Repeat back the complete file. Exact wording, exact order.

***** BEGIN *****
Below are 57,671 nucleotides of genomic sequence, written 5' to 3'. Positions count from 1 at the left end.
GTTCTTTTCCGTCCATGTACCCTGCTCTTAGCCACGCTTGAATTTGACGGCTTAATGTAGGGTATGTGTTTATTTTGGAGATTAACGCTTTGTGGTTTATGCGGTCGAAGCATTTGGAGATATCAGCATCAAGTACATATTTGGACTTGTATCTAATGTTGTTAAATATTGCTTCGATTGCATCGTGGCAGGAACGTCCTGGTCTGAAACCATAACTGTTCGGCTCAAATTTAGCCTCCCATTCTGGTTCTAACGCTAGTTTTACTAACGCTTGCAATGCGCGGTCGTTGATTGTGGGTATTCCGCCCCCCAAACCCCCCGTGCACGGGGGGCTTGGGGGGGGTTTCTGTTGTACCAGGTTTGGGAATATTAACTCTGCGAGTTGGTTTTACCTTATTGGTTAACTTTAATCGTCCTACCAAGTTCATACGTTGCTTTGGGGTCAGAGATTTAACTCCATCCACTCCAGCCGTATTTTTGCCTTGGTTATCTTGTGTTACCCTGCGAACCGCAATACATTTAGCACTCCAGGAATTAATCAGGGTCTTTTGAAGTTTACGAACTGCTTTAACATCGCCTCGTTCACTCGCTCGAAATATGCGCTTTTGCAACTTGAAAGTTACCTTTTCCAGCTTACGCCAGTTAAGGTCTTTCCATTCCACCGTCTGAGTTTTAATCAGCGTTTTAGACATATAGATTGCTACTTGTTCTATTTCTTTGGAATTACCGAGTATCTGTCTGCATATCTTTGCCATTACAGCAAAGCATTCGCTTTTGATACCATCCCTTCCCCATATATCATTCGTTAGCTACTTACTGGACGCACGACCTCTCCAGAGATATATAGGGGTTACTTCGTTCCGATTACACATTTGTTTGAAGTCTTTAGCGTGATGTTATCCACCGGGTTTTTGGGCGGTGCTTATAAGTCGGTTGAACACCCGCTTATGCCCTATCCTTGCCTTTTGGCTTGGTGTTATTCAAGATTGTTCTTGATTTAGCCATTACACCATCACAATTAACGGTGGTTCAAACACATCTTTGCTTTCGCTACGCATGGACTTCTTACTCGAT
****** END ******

Below are 57,671 nucleotides of genomic sequence, written 5' to 3'. Positions count from 1 at the left end.
GTTCTTTTCCGTCCATGTACCCTGCTCTTAGCCACGCTTGAATTTGACGGCTTAATGTAGGGTATGTGTTTATTTTGGAGATTAACGCTTTGTGGTTTATGCGGTCGAAGCATTTGGAGATATCAGCATCAAGTACATATTTGGACTTGTATCTAATGTTGTTAAATATTGCTTCGATTGCATCGTGGCAGGAACGTCCTGGTCTGAAACCATAACTGTTCGGCTCAAATTTAGCCTCCCATTCTGGTTCTAACGCTAGTTTTACTAACGCTTGCAATGCGCGGTCGTTGATTGTGGGTATTCCGCCCCCCAAACCCCCCGTGCACGGGGGGCTTGGGGGGGGTTTCTGTTGTACCAGGTTTGGGAATATTAACTCTGCGAGTTGGTTTTACCTTATTGGTTAACTTTAATCGTCCTACCAAGTTCATACGTTGCTTTGGGGTCAGAGATTTAACTCCATCCACTCCAGCCGTATTTTTGCCTTGGTTATCTTGTGTTACCCTGCGAACCGCAATACATTTAGCACTCCAGGAATTAATCAGGGTCTTTTGAAGTTTACGAACTGCTTTAACATCGCCTCGTTCACTCGCTCGAAATATGCGCTTTTGCAACTTGAAAGTTACCTTTTCCAGCTTACGCCAGTTAAGGTCTTTCCATTCCACCGTCTGAGTTTTAATCAGCGTTTTAGACATATAGATTGCTACTTGTTCTATTTCTTTGGAATTACCGAGTATCTGTCTGCATATCTTTGCCATTACAGCAAAGCATTCGCTTTTGATACCATCCCTTCCCCATATATCATTCGTTAGCTACTTACTGGACGCACGACCTCTCCAGAGATATATAGGGGTTACTTCGTTCCGATTACACATTTGTTTGAAGTCTTTAGCGTGATGTTATCCACCGGGTTTTTGGGCGGTGCTTATAAGTCGGTTGAACACCCGCTTATGCCCTATCCTTGCCTTTTGGCTTGGTGTTATTCAAGATTGTTCTTGATTTAGCCATTACACCATCACAATTAACGGTGGTTCAAACACATCTTTGCTTTCGCTACGCATGGACTTCTTACTCGAT